During the Second World War, there was obviously an additional need for access to sand and stirrup pumps because of the risk of incendiary bombs. The town was not a proscribed area, so fire watching had to be done on a voluntary basis; thankfully 200 volunteers came forward to support the town and the surrounding area.
“A Rescue and Utility Party was organised under Mr W. Clark, and Mr Pryor’s utility van had been earmarked as an ambulance. Standpipes and hose had been requested from RCC (presumably Rural Community Council) “for local practice in fire extinction.” The first muster of the Auxiliary Fire Service at the Church Hall was held on 17 April 1939.”
Extract from Logbook for June 7th 1940:
“11.30 pm there was an air alarm. All local groups quickly ready for duty. Fireman at Stores Yard: First Aid at Vicarage: Utility Party at Pakeman’s Yard: Wardens at Post. Special Constables patrolling. No public excitement or crowding. All clear went soon after 12.”
Childhood memory: “A spitfire crashed on the Downs during the Battle of Britain and burnt. I remember ammunition exploding. Mother kept me well away but I can remember the noise.”
Parsonage Farm, Clavering
In Clavering, they had a fire engine during the war, as part of the Auxiliary Fire Service with trained men to man it. There were concerns about incendiaries but there was only one serious incident when Parsonage Farm burned down as a result of a lot of incendiaries being dropped.
Gold Street Maltings
Ironically when a major fire did break out it was purely accidental and unrelated to the war. On Saturday 12th July 1941, a fire broke out in the disused Maltings at the top of Gold Street, next to the Sun public house. The Maltings were being used as a food depot by Sainsbury’s, who had moved the contents of one of their grocery warehouses from London to Saffron Walden for safety during the war. The fire started around 9pm, the brigade arrived almost immediately, but the old timber and plaster building was very dry, and the flames spread rapidly. The brigade, were again hampered by low water pressure and the staff dormitory on the top floor was quickly gutted. A chain of soldiers, airmen and civilians was formed and they were able to salvage several tons of food, whilst others assisted in dampening down the fire with stirrup pumps and household garden hoses. The brigade tackled flames over 50ft high and despite using over 100,000 gallons of water they sadly couldn’t save the Maltings building. Luckily there was no loss of life and they managed to protect the surrounding buildings and stop the fire from spreading. The local newspaper commented that “butter had run down the gutters.”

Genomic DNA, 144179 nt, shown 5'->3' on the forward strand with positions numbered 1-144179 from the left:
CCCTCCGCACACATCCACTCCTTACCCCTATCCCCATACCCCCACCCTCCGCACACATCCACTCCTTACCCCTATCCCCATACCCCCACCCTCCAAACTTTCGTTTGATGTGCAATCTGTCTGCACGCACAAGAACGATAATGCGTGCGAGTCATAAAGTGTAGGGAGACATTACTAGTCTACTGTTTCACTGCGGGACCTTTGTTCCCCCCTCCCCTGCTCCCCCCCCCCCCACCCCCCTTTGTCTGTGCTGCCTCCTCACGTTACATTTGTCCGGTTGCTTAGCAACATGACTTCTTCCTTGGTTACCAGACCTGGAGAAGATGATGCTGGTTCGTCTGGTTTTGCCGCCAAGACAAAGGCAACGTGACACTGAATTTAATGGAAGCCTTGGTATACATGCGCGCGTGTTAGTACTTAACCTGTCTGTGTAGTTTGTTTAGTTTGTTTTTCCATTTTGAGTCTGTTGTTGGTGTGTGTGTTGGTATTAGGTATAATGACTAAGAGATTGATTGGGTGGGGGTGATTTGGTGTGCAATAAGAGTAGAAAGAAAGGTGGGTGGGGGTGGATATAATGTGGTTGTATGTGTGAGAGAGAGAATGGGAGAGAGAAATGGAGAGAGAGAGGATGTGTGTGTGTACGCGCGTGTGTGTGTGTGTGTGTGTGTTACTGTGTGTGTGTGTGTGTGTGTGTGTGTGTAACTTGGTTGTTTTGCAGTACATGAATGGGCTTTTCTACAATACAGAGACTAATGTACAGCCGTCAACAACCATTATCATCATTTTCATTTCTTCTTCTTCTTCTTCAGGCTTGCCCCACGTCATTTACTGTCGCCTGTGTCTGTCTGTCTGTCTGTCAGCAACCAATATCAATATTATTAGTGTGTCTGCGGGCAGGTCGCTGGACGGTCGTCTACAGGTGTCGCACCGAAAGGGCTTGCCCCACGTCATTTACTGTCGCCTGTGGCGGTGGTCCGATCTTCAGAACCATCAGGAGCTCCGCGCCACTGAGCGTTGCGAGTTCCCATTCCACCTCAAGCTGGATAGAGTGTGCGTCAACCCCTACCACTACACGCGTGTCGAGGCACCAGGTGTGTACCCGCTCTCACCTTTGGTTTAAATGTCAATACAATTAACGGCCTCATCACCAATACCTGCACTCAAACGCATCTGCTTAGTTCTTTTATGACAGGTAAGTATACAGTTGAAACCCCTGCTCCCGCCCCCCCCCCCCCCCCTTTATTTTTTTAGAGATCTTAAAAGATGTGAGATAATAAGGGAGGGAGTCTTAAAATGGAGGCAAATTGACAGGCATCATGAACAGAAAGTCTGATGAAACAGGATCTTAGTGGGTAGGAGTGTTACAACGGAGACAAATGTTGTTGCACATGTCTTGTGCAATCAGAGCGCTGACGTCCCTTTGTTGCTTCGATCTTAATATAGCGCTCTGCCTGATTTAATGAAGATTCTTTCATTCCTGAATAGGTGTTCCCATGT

Pictured : The Gold Street Maltings in the 19th century
Len Crickmore was awarded the British Empire Medal (BEM) by King George VI in recognition of his gallantry when an ammunition dump exploded at Great Chesterford in May 1944. The NFS and Army Personnel had attended reports of an explosion. Len Crickmore tried to stop the fire spreading to the bigger explosives, but whilst telephoning to notify that the nearby Jewish hospital and surrounding housing should be evacuated. Another explosion occurred and he was blown into the air, through the roof of the hut and knocked unconscious. Coming to he quickly rescued a colleague who had been injured and continued to raise the alarm. Without him it could have been a disaster on a much bigger scale.
Saffron Walden Cinema
The town’s first cinema had been built in 1912 at the top of the High Street (South) close to the Baptist Church. The Walden Weekly had commented at the time of it opening that “great attention had been paid to ensuring the safety of the public.” The building had been designed to be fireproof with half a dozen exits, powerful hydrants and the projector was held in a fireproof chamber 30ft from the main building.” However, none of these measures were enough to stop it burning to the ground on the 23rd August 1950. It was subsequently re-built and re-opened in 1954, before eventually being demolished in 1973.